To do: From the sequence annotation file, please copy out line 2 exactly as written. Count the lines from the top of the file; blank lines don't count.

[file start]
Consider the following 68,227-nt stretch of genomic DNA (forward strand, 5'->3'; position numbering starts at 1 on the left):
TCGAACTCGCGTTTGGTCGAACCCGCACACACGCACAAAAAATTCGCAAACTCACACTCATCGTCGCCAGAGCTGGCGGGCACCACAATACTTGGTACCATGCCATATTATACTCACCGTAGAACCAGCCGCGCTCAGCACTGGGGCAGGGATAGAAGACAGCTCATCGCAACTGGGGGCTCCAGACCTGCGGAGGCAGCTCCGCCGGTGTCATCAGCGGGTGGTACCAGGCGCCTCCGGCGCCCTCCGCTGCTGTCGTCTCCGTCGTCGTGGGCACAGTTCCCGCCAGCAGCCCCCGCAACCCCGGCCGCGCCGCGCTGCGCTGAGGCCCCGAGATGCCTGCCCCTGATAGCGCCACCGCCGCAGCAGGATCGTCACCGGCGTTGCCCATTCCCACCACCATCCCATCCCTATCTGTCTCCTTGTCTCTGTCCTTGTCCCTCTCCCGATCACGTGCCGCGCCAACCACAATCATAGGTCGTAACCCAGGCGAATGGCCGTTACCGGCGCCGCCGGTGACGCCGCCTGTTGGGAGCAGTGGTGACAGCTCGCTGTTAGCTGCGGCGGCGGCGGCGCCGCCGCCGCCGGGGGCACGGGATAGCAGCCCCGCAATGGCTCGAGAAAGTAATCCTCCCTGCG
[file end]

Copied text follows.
TCGAACTCGCGTTTGGTCGAACCCGCACACACGCACAAAAAATTCGCAAACTCACACTCATCGTCGCCAGAGCTGGCGGGCACCACAATACTTGGTACCATGCCATATTATACTCACCGTAGAACCAGCCGCGCTCAGCACTGGGGCAGGGATAGAAGACAGCTCATCGCAACTGGGGGCTCCAGACCTGCGGAGGCAGCTCCGCCGGTGTCATCAGCGGGTGGTACCAGGCGCCTCCGGCGCCCTCCGCTGCTGTCGTCTCCGTCGTCGTGGGCACAGTTCCCGCCAGCAGCCCCCGCAACCCCGGCCGCGCCGCGCTGCGCTGAGGCCCCGAGATGCCTGCCCCTGATAGCGCCACCGCCGCAGCAGGATCGTCACCGGCGTTGCCCATTCCCACCACCATCCCATCCCTATCTGTCTCCTTGTCTCTGTCCTTGTCCCTCTCCCGATCACGTGCCGCGCCAACCACAATCATAGGTCGTAACCCAGGCGAATGGCCGTTACCGGCGCCGCCGGTGACGCCGCCTGTTGGGAGCAGTGGTGACAGCTCGCTGTTAGCTGCGGCGGCGGCGGCGCCGCCGCCGCCGGGGGCACGGGATAGCAGCCCCGCAATGGCTCGAGAAAGTAATCCTCCCTGCG